(Ahead of elections in 2014, we have collected articles published in Eurozine on recent developments in Hungary and broader issues relating to Hungarian politics, history and culture.)
Russia: The need for external interference is not necessarily limited to EU member states suffering a loss of democratic options. Like Tóth on Orbán, Wolfgang Eichwede discerns in Putin the “negation of 1989”. In place of “opening up, freedom and awakening”, the “instruments of discrimination, vertical power and the police state” are taking their toll. And whereas a misinterpretation of détente may justify Germany keeping its distance, Eichwede considers the damage Putin is inflicting on Russia demands a more forthright approach.
(Indeed, Osteuropa followed up on its current issue by responding to a recent attack on academic freedom with the launch of an online appeal, as Eurozine reported.)
Also: Reinhold Vetter on Poland’s radical Right; Miroslav Mares’ roundup on street protests in eastern Europe; and Ulrich Schmid on the backlash against Azerbaijani author Akram Aylisli, following the publication of his novella Das Yuxular (“Stone dreams”).
The full table of contents of Osteuropa 4/2013
Last weekend, Blockupy activists organized care-mobs and dance-blockades at strategic locations in Frankfurt, including the international airport and the square in front of the European Central Bank. Similar protests took place in Berlin, Münster and Cologne.
The world of art is keen to express solidarity with these kind of protest movements. This has prompted the project Unruhe der Form (Unrest of form), organized as part of the ongoing Vienna Festival (from 10 May to 16 June). This enterprise is curated by Springerin editor Georg Schöllhammer and the current issue accompanies the festival programme, asking critical questions including: isn’t the project of a political aesthetic that extends beyond the type of activism guzzled up by the media something we must now view as being truncated and sidelined? And how can art foster resistance against economic structures in which it itself participates?
Understanding form: Süreyyya Evren looks at how an understanding of form gained through the prism of “unrest” is transposed back into contemporary art and finds that one of the most quintessential features of political art is a never-ending process of searching:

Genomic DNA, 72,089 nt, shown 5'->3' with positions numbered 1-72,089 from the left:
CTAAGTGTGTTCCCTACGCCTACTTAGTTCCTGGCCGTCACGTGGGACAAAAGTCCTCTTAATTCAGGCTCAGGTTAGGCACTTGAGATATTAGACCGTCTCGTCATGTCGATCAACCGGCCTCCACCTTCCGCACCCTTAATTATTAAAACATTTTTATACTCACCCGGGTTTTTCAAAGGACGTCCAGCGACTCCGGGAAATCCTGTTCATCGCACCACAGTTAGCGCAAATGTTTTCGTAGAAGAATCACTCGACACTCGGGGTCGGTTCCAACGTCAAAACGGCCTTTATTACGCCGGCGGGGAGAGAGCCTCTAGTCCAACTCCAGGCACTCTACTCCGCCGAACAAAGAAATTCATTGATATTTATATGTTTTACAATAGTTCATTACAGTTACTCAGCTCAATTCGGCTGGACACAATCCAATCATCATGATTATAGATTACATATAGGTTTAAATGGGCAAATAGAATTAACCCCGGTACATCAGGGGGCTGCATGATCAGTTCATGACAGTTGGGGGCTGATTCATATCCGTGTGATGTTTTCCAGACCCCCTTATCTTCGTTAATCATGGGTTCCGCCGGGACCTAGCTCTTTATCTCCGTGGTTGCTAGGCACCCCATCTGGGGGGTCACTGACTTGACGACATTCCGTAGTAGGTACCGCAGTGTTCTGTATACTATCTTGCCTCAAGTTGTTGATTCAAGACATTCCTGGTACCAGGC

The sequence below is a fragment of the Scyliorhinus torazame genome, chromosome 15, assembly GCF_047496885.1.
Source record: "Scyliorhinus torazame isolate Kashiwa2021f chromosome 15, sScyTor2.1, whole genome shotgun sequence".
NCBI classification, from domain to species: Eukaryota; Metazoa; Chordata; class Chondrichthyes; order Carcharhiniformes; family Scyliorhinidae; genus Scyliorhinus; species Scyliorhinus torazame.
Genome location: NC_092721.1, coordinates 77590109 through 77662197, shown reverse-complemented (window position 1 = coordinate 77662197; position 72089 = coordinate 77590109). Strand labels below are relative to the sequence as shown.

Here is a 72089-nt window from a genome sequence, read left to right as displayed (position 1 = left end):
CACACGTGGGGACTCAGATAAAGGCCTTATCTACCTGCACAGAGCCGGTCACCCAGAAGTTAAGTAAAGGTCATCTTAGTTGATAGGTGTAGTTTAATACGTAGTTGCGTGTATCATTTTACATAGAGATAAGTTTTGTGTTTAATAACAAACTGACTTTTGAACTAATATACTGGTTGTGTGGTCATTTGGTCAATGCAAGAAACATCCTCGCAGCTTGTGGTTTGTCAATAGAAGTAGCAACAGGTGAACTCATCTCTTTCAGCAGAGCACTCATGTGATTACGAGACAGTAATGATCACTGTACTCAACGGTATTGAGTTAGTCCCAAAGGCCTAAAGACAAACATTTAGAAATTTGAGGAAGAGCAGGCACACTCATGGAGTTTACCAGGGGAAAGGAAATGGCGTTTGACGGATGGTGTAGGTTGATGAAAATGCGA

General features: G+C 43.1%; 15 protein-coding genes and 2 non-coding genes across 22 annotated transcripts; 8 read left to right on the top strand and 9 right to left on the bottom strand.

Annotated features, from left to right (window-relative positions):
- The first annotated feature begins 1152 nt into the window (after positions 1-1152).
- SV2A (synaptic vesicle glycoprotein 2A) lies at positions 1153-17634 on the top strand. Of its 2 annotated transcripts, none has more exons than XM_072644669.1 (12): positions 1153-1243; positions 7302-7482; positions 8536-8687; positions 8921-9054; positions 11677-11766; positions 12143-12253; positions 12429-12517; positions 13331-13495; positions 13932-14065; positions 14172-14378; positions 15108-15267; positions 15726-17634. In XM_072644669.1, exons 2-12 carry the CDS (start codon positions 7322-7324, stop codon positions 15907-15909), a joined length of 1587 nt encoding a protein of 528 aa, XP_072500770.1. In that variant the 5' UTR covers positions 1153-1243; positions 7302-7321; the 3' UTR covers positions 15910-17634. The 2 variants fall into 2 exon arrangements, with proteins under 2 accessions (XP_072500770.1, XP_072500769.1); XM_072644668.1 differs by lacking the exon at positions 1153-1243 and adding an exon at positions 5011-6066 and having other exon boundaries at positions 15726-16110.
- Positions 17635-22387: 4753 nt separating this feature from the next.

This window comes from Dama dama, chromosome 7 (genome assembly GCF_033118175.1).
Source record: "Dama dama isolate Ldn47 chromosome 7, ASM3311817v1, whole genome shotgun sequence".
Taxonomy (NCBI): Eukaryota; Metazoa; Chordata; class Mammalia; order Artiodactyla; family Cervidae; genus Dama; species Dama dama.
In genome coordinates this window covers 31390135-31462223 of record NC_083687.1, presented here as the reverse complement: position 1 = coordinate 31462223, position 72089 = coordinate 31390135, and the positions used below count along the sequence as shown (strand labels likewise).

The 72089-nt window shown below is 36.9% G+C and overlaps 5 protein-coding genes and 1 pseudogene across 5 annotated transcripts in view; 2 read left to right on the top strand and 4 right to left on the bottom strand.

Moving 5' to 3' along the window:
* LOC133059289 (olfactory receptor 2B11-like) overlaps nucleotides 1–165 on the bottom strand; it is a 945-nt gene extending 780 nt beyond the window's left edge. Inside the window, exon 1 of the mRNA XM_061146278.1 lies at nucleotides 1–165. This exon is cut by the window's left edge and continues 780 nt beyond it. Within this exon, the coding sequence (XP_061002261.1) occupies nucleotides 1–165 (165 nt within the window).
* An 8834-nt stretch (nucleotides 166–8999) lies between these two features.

“Directly apply the dominant political forms of your times to art, and you may find that art no longer has an appetite for new forms. After all, just how do we engage with an Occupy-style exhibition? Do we find instant satisfaction once we understand the form? Is it as simple as that? Like a gesture: either we like the gesture or we do not like the gesture, in a Facebook-like fashion. But the ‘real thing’, I mean Occupy aiming to be Occupy and not an exhibition or a biennale, doesn’t rest when it finds a form. The form may change at any time.”
Get your terminology right! You still talk about “new media”? According to Franz Thalmair, you couldn’t be more dinosaur. After the “post-medium condition” came the “post-digital tendency” and recently even the “post-Internet”. Now, however the “new aesthetic” is the new black.
The full table of contents of Springerin 2/2013
In Merkur (Germany), Alix Rule and David Levine note that “the artwork always arrives already swaddled in IAE […]aporia, radically, space, proposition, biopolitical, tension, transversal, autonomy“. They conduct a close reading of art press releases (via e-flux) that reveals what this “International Art English” (IAE) is all about.
The main aim: to unwrap the “analytic terms that were transformed into expressive, promotional tokens”. The origins of IAE lie in the founding of the art journal October in 1976. October‘s editors had a knack of melting the American tradition of formalist art criticism in European poststructuralist theory, prompting a shift in American art discourse. Meanwhile, translations of French thinkers like Deleuze, Baudrillard and Barthes fed lexical particularities into IAE.
The online circulation of art texts helped cultivate the language now threatened by its own implosion, something reflected not least in the way that “IAE rebukes English for its lack of nouns: visual becomes visuality, global becomes globality, potential becomes potentiality, experience becomes… experiencability.” Not that this should interfere with the reader’s enjoyment, Rule and Levine remark ironically: